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Being a first generation South Asian Canadian woman, I have both experienced and seen in my practice the challenges which South Asian immigrant parents and Canadian born youth face. There is a constant struggle, due to the duality of cultures. Parents who have immigrated to this country came with dreams, hopes and aspirations for a promising future for themselves and their children. They have had their own settlement issues and difficulty acculturating. In addition, parents have a desire to keep cultural traditions alive and want their children to be able to follow those same traditions. However, adolescents tend to struggle between cultural traditions and Canadian values.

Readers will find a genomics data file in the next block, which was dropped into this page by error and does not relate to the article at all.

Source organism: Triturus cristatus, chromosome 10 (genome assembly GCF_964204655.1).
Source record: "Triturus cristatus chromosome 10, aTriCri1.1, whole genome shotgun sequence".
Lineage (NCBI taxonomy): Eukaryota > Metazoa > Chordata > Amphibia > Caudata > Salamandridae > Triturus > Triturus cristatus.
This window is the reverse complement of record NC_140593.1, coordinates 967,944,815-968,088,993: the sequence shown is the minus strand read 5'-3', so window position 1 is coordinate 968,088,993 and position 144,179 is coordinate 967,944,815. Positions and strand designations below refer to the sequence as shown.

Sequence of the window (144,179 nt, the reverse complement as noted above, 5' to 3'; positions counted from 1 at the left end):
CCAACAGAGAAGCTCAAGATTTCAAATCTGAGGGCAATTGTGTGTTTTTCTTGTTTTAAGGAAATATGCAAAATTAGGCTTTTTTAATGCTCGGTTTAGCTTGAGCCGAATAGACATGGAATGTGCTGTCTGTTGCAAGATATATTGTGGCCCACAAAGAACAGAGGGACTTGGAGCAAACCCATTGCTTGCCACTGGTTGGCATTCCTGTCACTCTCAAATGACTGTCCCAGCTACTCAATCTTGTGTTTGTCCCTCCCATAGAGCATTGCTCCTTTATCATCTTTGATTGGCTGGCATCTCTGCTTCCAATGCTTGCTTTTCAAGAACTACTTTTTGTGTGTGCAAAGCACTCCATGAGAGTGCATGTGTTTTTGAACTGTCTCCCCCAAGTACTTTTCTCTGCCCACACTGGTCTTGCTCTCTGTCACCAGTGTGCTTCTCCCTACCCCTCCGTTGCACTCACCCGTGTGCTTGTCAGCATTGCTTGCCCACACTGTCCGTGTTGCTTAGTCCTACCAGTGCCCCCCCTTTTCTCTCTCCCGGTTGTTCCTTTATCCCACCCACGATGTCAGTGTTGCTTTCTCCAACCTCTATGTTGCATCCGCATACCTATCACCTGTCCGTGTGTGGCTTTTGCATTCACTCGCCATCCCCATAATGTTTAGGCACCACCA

Youth experience social life, education and culture much differently in Canada, as compared to their parents back home. Having an open discussion at home can be a struggle in areas such as dating, drugs, alcohol, as well as safety on social. Whether it’s an inability for parents to understand their teenagers or poor communication between the adolescent and their parent, minors are impacted on several levels. This can result in low self-esteem and poor mental health, including suicide ideation. Through counselling, risk-assessments and goal setting, our youth can be provided with a safe space to openly share concerns while being supported.